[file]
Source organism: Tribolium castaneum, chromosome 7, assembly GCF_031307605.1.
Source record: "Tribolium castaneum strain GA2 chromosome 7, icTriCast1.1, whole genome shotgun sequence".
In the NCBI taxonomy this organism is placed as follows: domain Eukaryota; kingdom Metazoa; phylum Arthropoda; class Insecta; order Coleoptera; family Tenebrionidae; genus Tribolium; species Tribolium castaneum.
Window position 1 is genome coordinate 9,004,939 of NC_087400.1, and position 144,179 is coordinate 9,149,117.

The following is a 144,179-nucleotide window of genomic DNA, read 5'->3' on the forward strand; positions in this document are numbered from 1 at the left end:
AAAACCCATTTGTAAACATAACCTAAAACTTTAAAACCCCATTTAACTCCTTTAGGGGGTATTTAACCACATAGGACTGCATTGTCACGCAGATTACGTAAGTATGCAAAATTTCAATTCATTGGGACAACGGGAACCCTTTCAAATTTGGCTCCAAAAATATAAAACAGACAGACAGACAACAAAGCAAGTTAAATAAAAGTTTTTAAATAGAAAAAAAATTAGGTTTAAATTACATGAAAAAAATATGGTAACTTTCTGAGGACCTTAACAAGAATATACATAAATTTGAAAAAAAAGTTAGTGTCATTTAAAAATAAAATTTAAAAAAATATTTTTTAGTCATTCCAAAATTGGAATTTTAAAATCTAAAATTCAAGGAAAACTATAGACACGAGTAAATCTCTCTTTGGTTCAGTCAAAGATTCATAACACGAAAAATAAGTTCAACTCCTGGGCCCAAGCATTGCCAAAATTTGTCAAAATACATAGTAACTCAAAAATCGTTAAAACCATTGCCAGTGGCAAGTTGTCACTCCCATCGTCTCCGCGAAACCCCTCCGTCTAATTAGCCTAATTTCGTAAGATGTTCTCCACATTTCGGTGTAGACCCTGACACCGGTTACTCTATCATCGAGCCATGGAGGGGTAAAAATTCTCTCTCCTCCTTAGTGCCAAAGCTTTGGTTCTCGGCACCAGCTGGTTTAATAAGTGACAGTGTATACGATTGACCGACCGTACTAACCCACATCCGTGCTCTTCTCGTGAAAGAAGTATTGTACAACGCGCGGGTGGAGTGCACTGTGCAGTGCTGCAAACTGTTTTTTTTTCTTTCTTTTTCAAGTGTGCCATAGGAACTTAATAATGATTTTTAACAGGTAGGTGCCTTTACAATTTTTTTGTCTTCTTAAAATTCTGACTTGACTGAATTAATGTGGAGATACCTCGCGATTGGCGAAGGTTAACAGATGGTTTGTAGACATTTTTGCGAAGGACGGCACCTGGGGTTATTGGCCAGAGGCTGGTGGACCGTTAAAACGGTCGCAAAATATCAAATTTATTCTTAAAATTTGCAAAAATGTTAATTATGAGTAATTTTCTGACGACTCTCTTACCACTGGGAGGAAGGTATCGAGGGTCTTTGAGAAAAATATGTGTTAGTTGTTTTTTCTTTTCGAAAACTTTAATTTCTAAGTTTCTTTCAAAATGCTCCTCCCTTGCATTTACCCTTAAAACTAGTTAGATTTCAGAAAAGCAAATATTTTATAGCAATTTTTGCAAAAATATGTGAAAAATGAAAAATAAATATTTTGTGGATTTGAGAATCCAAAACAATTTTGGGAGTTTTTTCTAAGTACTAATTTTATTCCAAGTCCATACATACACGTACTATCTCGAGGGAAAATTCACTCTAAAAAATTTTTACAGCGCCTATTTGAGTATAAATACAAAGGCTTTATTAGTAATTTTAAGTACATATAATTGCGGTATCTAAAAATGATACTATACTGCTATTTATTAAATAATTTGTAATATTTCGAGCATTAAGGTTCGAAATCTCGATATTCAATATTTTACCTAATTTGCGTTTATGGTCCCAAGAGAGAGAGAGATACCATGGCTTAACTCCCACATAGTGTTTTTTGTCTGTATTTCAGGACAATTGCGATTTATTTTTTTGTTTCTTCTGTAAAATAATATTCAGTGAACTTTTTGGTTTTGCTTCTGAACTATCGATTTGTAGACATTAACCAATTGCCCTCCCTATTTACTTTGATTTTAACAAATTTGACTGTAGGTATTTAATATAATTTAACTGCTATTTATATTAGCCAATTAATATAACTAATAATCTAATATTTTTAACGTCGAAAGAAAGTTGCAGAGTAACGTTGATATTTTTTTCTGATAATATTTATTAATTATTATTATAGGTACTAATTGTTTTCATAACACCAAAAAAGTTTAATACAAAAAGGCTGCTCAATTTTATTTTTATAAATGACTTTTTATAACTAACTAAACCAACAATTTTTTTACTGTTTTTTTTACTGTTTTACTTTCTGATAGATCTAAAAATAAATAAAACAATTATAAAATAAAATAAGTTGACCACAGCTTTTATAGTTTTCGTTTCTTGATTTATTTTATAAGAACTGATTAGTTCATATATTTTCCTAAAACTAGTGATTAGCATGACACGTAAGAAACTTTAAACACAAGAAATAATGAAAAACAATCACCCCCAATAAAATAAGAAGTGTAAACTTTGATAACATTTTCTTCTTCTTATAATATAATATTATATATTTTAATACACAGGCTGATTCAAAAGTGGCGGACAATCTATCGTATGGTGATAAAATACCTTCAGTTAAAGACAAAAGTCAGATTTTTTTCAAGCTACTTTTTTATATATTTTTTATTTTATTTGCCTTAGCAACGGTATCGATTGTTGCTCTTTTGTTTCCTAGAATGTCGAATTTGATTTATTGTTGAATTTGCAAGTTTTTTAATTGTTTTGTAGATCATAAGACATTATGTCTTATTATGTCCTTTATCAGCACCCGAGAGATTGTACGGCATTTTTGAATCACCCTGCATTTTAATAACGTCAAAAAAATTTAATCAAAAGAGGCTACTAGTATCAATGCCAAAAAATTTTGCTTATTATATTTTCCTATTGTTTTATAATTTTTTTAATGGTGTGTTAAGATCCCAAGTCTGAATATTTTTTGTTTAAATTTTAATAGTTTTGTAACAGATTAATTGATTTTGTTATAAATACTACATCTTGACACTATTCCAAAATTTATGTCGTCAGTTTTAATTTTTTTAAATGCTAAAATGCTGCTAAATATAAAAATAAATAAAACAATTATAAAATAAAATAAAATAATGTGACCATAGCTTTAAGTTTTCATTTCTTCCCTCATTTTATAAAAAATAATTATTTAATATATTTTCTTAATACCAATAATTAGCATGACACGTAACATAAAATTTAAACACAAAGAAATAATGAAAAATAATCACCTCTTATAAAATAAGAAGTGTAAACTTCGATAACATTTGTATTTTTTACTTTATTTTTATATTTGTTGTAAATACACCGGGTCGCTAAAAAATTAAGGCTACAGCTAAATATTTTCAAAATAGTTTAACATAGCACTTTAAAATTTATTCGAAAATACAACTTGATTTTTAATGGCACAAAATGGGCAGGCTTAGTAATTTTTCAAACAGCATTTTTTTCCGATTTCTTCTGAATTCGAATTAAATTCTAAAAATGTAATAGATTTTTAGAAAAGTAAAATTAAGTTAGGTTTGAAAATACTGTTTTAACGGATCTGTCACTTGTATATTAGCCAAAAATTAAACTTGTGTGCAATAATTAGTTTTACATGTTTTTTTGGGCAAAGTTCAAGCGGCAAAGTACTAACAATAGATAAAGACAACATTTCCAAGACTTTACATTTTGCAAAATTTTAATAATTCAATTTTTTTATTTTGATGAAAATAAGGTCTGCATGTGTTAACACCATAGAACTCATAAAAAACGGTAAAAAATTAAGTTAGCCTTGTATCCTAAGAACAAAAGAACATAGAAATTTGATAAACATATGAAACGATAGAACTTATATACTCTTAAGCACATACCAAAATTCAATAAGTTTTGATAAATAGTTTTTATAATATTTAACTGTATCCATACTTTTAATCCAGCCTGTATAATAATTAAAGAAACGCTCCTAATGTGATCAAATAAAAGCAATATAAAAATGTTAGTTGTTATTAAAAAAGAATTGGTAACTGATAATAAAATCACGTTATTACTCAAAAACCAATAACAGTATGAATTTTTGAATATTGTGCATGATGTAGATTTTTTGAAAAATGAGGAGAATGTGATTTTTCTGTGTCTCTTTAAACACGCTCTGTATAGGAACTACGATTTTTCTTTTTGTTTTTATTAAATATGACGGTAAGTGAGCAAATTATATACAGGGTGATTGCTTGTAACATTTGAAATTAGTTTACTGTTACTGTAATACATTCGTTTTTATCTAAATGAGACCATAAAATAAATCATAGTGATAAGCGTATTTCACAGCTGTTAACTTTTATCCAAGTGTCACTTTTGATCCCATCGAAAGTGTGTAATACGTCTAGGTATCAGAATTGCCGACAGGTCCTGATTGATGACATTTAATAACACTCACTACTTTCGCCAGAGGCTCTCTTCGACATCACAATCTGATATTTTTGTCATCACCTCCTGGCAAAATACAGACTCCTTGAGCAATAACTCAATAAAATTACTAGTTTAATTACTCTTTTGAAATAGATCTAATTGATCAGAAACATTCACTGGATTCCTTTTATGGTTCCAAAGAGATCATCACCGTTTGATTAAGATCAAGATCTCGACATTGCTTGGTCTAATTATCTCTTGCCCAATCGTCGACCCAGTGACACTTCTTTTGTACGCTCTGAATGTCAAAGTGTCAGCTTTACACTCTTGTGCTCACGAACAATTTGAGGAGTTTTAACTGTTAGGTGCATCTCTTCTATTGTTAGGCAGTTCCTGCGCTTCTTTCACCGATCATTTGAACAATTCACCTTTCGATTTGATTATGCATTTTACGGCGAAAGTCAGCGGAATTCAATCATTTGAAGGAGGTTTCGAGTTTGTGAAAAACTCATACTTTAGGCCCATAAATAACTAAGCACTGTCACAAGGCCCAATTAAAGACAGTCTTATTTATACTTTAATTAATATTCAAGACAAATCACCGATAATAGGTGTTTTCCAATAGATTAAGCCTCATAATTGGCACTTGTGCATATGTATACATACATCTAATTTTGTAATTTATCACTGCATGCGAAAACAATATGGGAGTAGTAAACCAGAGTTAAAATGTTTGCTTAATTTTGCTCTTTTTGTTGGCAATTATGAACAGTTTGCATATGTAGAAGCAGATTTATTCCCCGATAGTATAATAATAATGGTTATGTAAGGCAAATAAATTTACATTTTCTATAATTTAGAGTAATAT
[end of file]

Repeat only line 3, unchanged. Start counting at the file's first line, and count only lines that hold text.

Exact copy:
In the NCBI taxonomy this organism is placed as follows: domain Eukaryota; kingdom Metazoa; phylum Arthropoda; class Insecta; order Coleoptera; family Tenebrionidae; genus Tribolium; species Tribolium castaneum.